The hardships and commitment of caring for a child with intellectual disability

August 31, 2016 by dccinc

Many people are unaware of intellectual disabilities and how hard and challenging it can be not only for the disabled but also for the ones caring for them. Intellectual disability limits intellectual functioning as well as adaptive behavior. This includes many day-to-day activities that the disabled are not able to perform and require the assistance of others in order to go about their daily lives. Intellectual disabilities usually start before the age of 18. The parents or the ones caring for people with intellectual disabilities usually require a high level of commitment in order to take care of them.

Intellectual disability prevents you from performing day-to-day living tasks:

An article in the Sydney Morning Herald by Fiona Harari takes a look at the life of one mother caring for an intellectually disabled child and how caring for someone with this type of disability takes a lifelong commitment. A quote at the beginning of the article describes the situation perfectly.

Parenting an intellectually disabled child: life forever on duty

People with intellectual disabilities are a silent minority, often forgotten by a society that finds it too easy to look the other way. Their needs are overwhelming – and ongoing – yet their parents face a lifetime commitment.

Intellectual disability is not something that the general public is much aware of. What people don’t realize is the amount of effort it takes to take care of someone with this type of disability and how much credit they deserve.  To give you a slight glimpse into the life of someone caring for an intellectual disability child, here is an excerpt from the article:

He is mostly silent, but not because of adolescence. He cannot speak, so instead of words he sounds out loosely formed single syllables, loud enough to be heard across a room and seemingly so confronting that a middle-aged man in a food hall once complained to Alex’s mother that hearing them ruined his lunch.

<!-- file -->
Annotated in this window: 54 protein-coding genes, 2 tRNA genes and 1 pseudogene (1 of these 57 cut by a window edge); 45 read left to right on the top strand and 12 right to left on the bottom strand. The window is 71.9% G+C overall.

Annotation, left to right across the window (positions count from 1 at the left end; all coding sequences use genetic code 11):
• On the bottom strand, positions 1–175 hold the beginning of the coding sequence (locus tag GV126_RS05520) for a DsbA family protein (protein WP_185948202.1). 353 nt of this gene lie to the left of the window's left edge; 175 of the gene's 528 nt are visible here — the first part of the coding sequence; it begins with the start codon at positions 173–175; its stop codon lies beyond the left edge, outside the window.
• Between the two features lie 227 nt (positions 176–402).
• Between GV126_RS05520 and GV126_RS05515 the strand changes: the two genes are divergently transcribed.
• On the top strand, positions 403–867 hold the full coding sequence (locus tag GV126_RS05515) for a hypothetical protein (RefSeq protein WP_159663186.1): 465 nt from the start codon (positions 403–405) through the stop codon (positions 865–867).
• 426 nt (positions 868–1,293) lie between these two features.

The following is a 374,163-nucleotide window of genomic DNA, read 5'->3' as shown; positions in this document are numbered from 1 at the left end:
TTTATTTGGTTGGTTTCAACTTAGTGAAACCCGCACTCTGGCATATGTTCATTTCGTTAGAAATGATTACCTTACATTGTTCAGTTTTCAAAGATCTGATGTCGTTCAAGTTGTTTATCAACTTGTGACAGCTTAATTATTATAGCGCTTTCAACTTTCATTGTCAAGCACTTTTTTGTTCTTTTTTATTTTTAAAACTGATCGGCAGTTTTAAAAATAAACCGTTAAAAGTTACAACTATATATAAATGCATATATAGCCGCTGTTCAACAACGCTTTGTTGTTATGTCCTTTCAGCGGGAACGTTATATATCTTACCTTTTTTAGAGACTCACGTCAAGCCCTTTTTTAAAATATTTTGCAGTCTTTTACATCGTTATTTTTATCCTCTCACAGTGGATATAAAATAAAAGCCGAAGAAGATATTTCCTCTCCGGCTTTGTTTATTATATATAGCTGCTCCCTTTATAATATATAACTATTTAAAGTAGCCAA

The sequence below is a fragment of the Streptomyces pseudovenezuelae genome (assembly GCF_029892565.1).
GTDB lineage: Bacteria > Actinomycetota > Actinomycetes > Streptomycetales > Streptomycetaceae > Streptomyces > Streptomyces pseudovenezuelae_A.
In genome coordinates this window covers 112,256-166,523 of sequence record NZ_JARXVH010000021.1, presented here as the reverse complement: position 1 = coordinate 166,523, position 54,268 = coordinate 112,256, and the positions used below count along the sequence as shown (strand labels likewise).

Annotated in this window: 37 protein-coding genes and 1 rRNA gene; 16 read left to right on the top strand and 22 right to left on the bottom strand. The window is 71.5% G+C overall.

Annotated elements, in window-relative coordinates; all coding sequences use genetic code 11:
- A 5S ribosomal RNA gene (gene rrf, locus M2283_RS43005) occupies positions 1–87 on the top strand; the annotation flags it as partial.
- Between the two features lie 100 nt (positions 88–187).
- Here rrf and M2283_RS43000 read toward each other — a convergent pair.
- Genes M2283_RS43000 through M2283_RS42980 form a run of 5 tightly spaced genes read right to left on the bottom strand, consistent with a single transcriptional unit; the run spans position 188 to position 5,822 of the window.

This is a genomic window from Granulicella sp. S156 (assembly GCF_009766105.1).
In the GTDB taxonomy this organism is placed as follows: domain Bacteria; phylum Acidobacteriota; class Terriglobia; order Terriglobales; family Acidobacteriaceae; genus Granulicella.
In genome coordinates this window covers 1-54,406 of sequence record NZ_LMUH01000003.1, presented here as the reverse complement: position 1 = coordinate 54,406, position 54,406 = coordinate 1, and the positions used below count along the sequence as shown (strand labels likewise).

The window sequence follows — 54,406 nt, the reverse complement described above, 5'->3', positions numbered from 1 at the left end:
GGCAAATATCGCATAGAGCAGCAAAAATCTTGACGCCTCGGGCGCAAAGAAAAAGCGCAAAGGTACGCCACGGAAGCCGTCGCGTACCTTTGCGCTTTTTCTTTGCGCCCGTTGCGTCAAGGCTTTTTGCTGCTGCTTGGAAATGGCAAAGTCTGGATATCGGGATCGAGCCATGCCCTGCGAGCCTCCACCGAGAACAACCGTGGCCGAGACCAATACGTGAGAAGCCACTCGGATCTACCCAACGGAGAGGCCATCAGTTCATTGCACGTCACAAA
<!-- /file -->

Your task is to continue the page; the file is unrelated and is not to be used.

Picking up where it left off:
As you can see, it is things such as these are the norm for caregivers. The child in question here is Alex Browne and her caregiver Vanessa Browne. Alex has Sotos syndrome which has taken away his ability to perform daily life activities. An excerpt from the article gives you a better understanding of Sotos syndrome and how it affects someone.

Alex has Sotos syndrome, a rare genetic disorder, sometimes called cerebral gigantism, responsible for his height, his advanced bone age, his impaired speech and his intellectual disability. Physically, chronologically and legally, he is an adult. But while many young men his age are at university or working, facing endless potential, Alex is immersed in an endless, limiting childhood. He cannot read or write, nor can he understand complex ideas, or follow more than basic instructions. Immune to danger and oblivious to the bits of lunch stuck to his face, he is the child-adult who cannot be left alone, who figures that two purple inflated balloons – the total contents of the packed sports bag sitting at the door to his group home – are all he needs for a weekend away.

As you can see, an intellectual disorder such as Sotos syndrome can really make someone unable to take care of themselves. It becomes mandatory for someone to be around them 24/7. It takes a great commitment from the caregiver and it becomes even more difficult if they belong to a low socio-economic group. There is assistance available in terms of child disability tax credit for people in Canada. Research has shown that chance of living a rich life for people with intellectual disabilities is very slim. This excerpt from the article gives you a better look:

Nearly 700,000 Australians have an intellectual disability, the majority of whom are unable to communicate successfully. “They are the only people with disabilities that are unable to speak for themselves,” says Professor Christine Bigby, director of the Living with Disability Research Centre at La Trobe University. “They are continually, for the rest of their lives, going to be interdependent.”

The odds of a rich life are slim. Restricted intellect means work opportunities are limited, and many are in the lowest socio-economic group, dependent in the long term on social security. And for all their interdependence, their circles of friends tend to be small and limited to others with intellectual disability and family members, further compounding their isolation. As Bigby says, what they really need are people who will do “not just the physical caring but the caring about”.

The burden usually falls on the caregiver or close relatives. Caregivers also sometimes have to stop working because they need to be there 24/7. It is important for people to realize how much commitment it takes to take care of someone with an intellectual disability. There needs to be more compassion for the disabled and the caregiver and friends and close relatives must do everything they must in order to reduce their burden.

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